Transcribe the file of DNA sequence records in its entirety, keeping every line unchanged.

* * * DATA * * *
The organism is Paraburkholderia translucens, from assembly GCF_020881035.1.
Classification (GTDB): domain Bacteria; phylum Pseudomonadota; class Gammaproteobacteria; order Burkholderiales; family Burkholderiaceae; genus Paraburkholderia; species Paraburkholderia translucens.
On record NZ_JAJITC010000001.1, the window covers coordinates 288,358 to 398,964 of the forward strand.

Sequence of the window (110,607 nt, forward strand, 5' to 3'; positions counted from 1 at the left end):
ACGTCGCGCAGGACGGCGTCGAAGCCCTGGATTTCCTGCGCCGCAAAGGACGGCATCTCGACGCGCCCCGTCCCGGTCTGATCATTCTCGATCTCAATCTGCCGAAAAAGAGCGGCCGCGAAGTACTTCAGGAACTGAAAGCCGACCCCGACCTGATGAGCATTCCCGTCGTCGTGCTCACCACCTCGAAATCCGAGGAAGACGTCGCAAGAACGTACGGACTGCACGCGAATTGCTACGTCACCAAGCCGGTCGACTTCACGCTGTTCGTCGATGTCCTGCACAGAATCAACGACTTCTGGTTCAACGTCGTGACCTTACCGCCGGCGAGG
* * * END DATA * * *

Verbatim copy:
The organism is Paraburkholderia translucens, from assembly GCF_020881035.1.
Classification (GTDB): domain Bacteria; phylum Pseudomonadota; class Gammaproteobacteria; order Burkholderiales; family Burkholderiaceae; genus Paraburkholderia; species Paraburkholderia translucens.
On record NZ_JAJITC010000001.1, the window covers coordinates 288,358 to 398,964 of the forward strand.

Sequence of the window (110,607 nt, forward strand, 5' to 3'; positions counted from 1 at the left end):
ACGTCGCGCAGGACGGCGTCGAAGCCCTGGATTTCCTGCGCCGCAAAGGACGGCATCTCGACGCGCCCCGTCCCGGTCTGATCATTCTCGATCTCAATCTGCCGAAAAAGAGCGGCCGCGAAGTACTTCAGGAACTGAAAGCCGACCCCGACCTGATGAGCATTCCCGTCGTCGTGCTCACCACCTCGAAATCCGAGGAAGACGTCGCAAGAACGTACGGACTGCACGCGAATTGCTACGTCACCAAGCCGGTCGACTTCACGCTGTTCGTCGATGTCCTGCACAGAATCAACGACTTCTGGTTCAACGTCGTGACCTTACCGCCGGCGAGG